Monument Valley - The woman who sat on the toilet too long (and other odd American tales) - CycleBlaze

June 25, 2014

Monument Valley

Dave and Belinda: kindness personified
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WE'D HAVE loved to have ridden to Monument Valley. Just as I'd have loved to see the Grand Canyon. But only so many things will fit in a single journey and many must remain dreams and hopes.

It was the kindness of Dave and Belinda that made Monument Valley possible. I think they thought it would have been better to see ancient pueblo remains, which are more intellectual and less obviously snapshot tourism. But that is to under-estimate the culture gap that a European feels in America. As the wife of an American airman told me of living in Britain: "You feel you're in parallel universe: you think everything's going to be the same but it's entirely different."

And so it was with Monument Valley and the pueblos. Of the first, I knew something; of the second, I knew nothing. It astonished Dave and Belinda that, until Adventure Cycling devised a route of the same name, I had never heard of Lewis and Clarke. Why should I have done? As Dave said as he turned to Belinda: "They don't study US history in Europe."

And so, to Belinda's dismay I think, we went for the obvious and they drove us to Monument Valley and I gawped through the windows, engrossed but detached after a month on a bike, and then we came to the first sentinel buttes, pronounced butes.

We were now, as we had been for a while, on an Indian reservation. The rules are different, at least from in Europe. America is perpetually electing people, whether it's the dog-catcher or a president. There are appeals everywhere to vote, for an individual or for vague concepts such as more or less government, or just for propositions, which have numbers but, because local people know what they're about and nobody else needs know, no explanation.

Anyway, we took a right-hand turn at a T-junction and there beside the road was a stand from which smiling Indian women were handing out doughnuts. And, just a little beyond them, a red, white and blue sign that said something to the effect of "Now you've enjoyed your doughnut, vote for...". In all the European countries I know, that would put you up before the beak for corrupting an election.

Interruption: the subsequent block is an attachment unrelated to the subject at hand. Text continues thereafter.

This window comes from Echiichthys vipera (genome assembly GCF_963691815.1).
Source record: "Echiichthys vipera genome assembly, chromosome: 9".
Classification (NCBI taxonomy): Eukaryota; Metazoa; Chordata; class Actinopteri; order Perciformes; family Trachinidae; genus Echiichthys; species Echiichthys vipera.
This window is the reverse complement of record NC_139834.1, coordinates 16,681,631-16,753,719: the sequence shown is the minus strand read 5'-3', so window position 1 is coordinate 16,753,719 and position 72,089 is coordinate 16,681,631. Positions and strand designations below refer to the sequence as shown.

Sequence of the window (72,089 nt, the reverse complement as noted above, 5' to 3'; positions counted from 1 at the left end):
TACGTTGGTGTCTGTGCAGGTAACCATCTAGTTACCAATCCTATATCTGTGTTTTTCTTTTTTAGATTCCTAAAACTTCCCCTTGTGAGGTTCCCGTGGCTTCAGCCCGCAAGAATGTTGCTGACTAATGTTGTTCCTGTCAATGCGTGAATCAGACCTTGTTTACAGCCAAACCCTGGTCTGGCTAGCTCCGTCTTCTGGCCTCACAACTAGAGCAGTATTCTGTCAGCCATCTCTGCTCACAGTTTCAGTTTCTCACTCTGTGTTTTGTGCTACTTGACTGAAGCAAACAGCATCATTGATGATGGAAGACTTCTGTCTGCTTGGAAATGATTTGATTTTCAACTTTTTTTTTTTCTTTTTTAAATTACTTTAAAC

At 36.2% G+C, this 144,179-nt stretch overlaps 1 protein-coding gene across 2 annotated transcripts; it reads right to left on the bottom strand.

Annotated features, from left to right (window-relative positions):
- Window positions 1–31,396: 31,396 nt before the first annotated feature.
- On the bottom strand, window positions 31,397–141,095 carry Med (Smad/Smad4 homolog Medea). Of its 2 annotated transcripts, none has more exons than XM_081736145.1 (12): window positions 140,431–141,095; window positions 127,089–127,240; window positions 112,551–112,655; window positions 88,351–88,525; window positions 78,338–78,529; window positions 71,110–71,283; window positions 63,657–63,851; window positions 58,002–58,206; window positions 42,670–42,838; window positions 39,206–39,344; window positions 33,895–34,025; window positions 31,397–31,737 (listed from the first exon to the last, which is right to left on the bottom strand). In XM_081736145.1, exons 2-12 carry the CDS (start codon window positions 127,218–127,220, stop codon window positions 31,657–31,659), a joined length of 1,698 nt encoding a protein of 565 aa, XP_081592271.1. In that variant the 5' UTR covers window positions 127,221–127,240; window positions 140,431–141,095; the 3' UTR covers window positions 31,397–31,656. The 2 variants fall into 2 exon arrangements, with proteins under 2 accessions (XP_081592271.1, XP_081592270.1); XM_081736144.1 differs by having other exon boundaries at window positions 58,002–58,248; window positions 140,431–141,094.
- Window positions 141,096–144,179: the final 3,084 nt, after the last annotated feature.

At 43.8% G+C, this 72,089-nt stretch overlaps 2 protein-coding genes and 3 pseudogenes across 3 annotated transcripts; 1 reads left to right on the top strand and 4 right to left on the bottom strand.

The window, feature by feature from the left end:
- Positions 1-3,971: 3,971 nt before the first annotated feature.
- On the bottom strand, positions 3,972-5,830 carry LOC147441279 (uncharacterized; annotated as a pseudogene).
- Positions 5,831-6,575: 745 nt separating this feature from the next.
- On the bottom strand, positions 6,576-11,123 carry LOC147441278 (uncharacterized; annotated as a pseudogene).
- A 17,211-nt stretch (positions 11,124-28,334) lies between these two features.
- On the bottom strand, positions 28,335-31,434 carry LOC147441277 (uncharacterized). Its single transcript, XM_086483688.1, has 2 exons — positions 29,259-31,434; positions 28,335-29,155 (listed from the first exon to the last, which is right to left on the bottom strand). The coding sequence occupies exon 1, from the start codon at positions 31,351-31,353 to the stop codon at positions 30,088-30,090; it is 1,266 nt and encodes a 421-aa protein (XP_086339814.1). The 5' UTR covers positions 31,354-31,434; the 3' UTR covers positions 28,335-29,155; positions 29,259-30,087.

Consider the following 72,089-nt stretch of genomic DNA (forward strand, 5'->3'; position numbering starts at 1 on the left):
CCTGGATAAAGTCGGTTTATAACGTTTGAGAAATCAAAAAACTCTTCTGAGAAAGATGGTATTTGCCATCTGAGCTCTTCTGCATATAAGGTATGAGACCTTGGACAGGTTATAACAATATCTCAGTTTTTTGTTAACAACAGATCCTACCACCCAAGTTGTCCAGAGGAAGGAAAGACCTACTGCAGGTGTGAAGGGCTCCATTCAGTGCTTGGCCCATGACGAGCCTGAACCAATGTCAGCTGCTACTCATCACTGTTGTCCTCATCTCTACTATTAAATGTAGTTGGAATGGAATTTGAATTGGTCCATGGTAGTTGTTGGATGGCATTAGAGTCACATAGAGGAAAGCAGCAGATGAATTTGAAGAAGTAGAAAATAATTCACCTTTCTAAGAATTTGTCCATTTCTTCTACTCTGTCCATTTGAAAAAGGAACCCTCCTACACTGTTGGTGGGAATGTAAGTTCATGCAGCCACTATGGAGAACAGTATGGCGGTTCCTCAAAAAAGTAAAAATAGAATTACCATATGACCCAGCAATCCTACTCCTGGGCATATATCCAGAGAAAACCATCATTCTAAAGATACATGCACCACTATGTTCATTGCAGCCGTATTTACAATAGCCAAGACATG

Well, you don't need to know much about Monument Valley. You've seen enough pictures already. What they won't have given you is a sense of scale. Just as I was impressed how small the White House was, so it came to me that Monument Valley is more than the jagged stands of warm, brown rock that you see on most postcards.

The local people are said to call it Tse-Bii-Ndzisgali or "the valley within the rock. That's what the tourist brochures say. The panels inside the little museum suggest differently, explaining that only a minority - although a sizable one - speak Najavo. The panels also point out, without drama, that Utah thought so little of its original population that it didn't accord them the vote until 1953.

I find it hard to assess how authentic Indian culture is close to anywhere as commercial as Monument Valley. Films show gentle-faced people speaking of the mysticism of their lives, of the presence and respect for their predecessors and their beautiful relationship with the earth and the seasons. And then you see the satellite dishes on the roof of the houses and you realise this desire to live as the ancients lived doesn't preclude watching baseball and quiz shows and drinking coffee and using washing machines. It is my distance from it all, I'm sure - that culture gap of which I was speaking earlier - but for me the two are a contradiction.

Or am I just an ignorant European?

Monument Valley, one of so many pictures
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Indian territory, Indian faces
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